#018 | BUM |
Let me supply the following posit.

If "to live" is selfish and therefore immoral, what if "to live" is the same option as the headshot Jesus must take in order to secure a greater good? If my intent is not "to live", just as Jesus' is not "to headshot" but living is the best means for my end, "to make better" just as "to headshot" is Jesus' best means for his end, "to make better," then... life is justifiable? If and only if my intent is not to live, but to make better? Have we arrived at the exit of my loop?
#019 | Kodiologist |
Probably still relevant:

(02:29:00 PM) HeyDude378: Don't you think that you're making the very assumption that BUM is questioning?
(02:29:11 PM) Mimir the Jotun: Which?
(02:29:47 PM) HeyDude378: I think his topic is about "is being protosocial ethical, considering that society is damaging to the Earth" and you're kinda going, "uh, well of course it is, because ethics is defined as being protosocial"
(02:30:19 PM) Mimir the Jotun: "Protosocial"? You mean "prosocial"?
(02:30:30 PM) HeyDude378: Yes, I'm sure I do.
(02:30:41 PM) HeyDude378: Whatever word you used recently asking Pooty
(02:31:02 PM) HeyDude378: I could swear I remembered it being "protosocial" and I recently thought to myself, "that doesn't make sense, proto doesn't mean that"
(02:31:10 PM) ***Mimir the Jotun thinks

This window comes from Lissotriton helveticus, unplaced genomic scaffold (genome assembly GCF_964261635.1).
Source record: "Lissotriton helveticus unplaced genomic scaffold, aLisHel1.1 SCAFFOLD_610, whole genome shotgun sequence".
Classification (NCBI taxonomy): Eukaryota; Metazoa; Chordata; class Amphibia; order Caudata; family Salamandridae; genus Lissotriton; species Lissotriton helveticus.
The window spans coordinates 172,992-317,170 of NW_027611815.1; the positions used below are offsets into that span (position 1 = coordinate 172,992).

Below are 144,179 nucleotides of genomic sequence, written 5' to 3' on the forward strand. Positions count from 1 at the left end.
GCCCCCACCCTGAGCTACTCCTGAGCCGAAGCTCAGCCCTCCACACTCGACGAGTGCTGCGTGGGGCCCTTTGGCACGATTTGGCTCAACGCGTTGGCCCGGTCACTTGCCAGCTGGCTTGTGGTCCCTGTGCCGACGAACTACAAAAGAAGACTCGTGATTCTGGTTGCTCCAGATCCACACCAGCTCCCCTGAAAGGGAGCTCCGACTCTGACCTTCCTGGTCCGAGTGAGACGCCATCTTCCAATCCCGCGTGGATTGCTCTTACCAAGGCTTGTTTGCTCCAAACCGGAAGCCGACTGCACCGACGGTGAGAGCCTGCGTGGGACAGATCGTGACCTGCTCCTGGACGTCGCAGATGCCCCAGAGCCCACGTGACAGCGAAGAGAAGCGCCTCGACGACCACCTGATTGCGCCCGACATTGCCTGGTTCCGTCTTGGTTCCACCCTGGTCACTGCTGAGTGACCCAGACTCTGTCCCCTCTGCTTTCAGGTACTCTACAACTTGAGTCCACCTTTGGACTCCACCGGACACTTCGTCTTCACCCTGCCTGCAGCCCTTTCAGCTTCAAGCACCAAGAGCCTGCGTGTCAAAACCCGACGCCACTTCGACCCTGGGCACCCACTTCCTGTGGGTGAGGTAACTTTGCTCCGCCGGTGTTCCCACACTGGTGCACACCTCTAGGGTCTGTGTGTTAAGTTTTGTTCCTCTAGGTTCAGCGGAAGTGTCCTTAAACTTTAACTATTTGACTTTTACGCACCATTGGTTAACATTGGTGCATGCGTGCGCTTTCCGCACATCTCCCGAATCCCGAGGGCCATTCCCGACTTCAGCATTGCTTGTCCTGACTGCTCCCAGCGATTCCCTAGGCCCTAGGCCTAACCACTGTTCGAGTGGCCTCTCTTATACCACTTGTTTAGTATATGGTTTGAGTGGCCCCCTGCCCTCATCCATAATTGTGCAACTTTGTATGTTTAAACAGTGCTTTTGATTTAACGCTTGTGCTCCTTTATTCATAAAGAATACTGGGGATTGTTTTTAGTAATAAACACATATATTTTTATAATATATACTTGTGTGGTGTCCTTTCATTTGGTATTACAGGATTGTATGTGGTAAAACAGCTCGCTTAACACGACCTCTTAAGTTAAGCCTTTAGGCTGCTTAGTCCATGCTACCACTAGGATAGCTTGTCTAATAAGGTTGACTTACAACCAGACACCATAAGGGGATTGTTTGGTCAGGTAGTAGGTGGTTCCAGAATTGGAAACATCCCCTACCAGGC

(02:31:14 PM) HeyDude378: and then just now I forgot that it didn't make sense and that therefore I must be misremembering
(02:31:47 PM) Mimir the Jotun: Yes, I think you are representing my criticism correctly.
(02:32:41 PM) Mimir the Jotun: In other words, I think that BUM is mixing up different kinds of oughts, or proximal oughts with distal oughts.
(02:33:12 PM) Mimir the Jotun: He thinks that what we ordinarily call ethics is the most distal sort of ought, but he provides an argumentum ad absurdum that shows that this notion is ridiculous.
(02:33:33 PM) HeyDude378: Define proximal and distal oughts for me please
(02:34:21 PM) Mimir the Jotun: A proximal ought is something you should do because it helps you achieve some other goal, either an proximal ought or a distal ought. A distal ought is something you have taken *for granted* is something one should do.
(02:34:30 PM) Mimir the Jotun: It's the difference between axioms and theorems.
(02:35:26 PM) Mimir the Jotun: "Not destroying the Earth", like "eating healthy", makes sense to me as a theorem, but not as an axiom.
(02:35:34 PM) HeyDude378: So "the most distal ought" would be like: things ought to be good, not bad
(02:35:44 PM) HeyDude378: something absolutely fundamental in which there is nothing more to define
(02:35:55 PM) Mimir the Jotun: Yes. A super-ethical "good" and "bad".
(02:36:12 PM) Mimir the Jotun: By "super" I here mean "beyond", not "especially".